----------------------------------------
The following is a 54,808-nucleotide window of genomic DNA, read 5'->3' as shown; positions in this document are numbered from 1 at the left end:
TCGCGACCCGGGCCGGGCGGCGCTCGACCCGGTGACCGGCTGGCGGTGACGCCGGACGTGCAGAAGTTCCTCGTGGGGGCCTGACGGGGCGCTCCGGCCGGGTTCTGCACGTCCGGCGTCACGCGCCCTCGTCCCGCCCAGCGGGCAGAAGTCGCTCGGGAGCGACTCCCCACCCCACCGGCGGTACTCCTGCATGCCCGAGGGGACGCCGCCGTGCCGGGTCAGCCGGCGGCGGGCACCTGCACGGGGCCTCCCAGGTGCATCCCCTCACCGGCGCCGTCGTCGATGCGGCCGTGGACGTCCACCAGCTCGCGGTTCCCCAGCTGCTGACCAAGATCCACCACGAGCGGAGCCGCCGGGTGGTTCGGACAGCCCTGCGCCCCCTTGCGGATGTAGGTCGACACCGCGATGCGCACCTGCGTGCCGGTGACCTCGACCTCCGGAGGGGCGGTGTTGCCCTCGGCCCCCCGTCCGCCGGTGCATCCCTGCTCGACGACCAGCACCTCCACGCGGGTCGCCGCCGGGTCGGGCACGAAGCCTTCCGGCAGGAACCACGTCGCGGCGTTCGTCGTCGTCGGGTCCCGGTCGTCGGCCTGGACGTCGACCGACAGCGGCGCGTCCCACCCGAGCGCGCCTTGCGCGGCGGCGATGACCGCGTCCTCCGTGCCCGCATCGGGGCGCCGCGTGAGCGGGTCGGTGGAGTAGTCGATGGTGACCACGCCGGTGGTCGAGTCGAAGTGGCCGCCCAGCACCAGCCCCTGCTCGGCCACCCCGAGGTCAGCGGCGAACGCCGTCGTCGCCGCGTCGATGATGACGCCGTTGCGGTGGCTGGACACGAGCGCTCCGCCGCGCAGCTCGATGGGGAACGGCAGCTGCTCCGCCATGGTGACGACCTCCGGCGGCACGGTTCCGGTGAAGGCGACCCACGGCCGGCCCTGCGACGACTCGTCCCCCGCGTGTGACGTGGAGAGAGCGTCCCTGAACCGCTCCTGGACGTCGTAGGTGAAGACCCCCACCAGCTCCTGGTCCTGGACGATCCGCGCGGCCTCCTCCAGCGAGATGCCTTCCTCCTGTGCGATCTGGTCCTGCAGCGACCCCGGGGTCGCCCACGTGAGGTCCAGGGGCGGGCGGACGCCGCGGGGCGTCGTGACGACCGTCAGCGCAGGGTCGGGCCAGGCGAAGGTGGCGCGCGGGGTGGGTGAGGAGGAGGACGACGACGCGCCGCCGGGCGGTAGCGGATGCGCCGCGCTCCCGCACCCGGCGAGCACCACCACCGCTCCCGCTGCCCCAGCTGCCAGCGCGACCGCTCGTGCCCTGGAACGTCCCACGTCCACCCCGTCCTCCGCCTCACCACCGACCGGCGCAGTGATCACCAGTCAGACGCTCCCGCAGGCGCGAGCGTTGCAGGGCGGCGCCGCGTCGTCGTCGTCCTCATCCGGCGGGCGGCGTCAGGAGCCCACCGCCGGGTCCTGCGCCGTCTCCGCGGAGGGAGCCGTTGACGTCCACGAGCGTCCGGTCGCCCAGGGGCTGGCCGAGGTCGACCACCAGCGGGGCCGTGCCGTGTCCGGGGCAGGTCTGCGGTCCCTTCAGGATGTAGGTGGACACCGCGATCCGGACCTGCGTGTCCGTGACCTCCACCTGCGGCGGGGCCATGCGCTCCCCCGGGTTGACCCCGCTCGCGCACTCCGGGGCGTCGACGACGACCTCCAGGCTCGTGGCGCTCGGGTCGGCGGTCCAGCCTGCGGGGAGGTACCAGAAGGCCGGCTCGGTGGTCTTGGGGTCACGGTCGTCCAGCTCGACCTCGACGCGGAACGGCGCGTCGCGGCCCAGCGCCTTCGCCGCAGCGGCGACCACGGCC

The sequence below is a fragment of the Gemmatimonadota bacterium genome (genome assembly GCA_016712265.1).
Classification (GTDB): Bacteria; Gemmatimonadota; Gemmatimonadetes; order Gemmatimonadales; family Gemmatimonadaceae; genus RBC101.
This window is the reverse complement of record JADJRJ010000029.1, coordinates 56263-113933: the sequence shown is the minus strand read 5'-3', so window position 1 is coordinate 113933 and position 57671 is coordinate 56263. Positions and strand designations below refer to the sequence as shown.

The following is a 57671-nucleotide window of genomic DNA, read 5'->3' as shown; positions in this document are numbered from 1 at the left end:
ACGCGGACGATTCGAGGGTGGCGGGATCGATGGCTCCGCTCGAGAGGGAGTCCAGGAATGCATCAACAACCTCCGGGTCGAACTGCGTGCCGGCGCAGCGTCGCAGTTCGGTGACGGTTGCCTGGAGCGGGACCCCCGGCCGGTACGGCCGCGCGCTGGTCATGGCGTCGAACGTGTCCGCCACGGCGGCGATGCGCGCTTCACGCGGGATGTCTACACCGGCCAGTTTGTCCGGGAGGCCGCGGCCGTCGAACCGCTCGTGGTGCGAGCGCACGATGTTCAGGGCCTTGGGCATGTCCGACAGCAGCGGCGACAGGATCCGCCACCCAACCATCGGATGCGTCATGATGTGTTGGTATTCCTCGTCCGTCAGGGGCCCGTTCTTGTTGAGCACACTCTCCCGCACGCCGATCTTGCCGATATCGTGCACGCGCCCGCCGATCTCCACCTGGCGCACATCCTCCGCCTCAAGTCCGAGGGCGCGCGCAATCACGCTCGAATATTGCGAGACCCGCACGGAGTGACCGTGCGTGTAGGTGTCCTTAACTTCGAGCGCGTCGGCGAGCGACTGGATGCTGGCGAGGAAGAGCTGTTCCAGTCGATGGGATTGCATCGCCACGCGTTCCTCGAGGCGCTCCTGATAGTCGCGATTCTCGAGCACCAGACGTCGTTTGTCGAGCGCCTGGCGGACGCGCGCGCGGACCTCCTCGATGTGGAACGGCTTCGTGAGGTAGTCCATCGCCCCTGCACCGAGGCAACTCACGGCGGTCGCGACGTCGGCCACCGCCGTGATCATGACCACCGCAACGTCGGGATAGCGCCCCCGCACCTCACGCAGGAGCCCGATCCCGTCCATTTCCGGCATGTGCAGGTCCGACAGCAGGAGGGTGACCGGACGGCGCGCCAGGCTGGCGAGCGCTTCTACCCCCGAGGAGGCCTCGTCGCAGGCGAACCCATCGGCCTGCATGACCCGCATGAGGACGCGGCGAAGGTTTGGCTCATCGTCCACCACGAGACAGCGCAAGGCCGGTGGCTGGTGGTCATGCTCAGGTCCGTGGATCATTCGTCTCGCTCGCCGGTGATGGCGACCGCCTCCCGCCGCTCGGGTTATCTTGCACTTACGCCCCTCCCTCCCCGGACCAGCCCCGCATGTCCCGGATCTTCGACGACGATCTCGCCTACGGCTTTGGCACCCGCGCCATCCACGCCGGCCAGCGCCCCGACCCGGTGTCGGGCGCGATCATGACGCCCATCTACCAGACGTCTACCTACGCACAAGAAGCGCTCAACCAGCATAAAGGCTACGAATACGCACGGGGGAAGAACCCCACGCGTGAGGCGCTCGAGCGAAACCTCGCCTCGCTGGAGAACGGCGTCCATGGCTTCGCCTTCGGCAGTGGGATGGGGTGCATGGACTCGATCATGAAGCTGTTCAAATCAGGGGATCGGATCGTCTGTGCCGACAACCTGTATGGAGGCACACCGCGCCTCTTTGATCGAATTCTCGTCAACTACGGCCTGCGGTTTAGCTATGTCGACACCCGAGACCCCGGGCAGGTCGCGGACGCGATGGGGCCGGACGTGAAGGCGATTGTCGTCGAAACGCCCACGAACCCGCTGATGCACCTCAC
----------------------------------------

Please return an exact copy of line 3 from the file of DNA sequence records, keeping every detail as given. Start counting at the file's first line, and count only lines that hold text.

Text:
The sequence below is a fragment of the Gemmatimonadota bacterium genome (genome assembly GCA_016712265.1).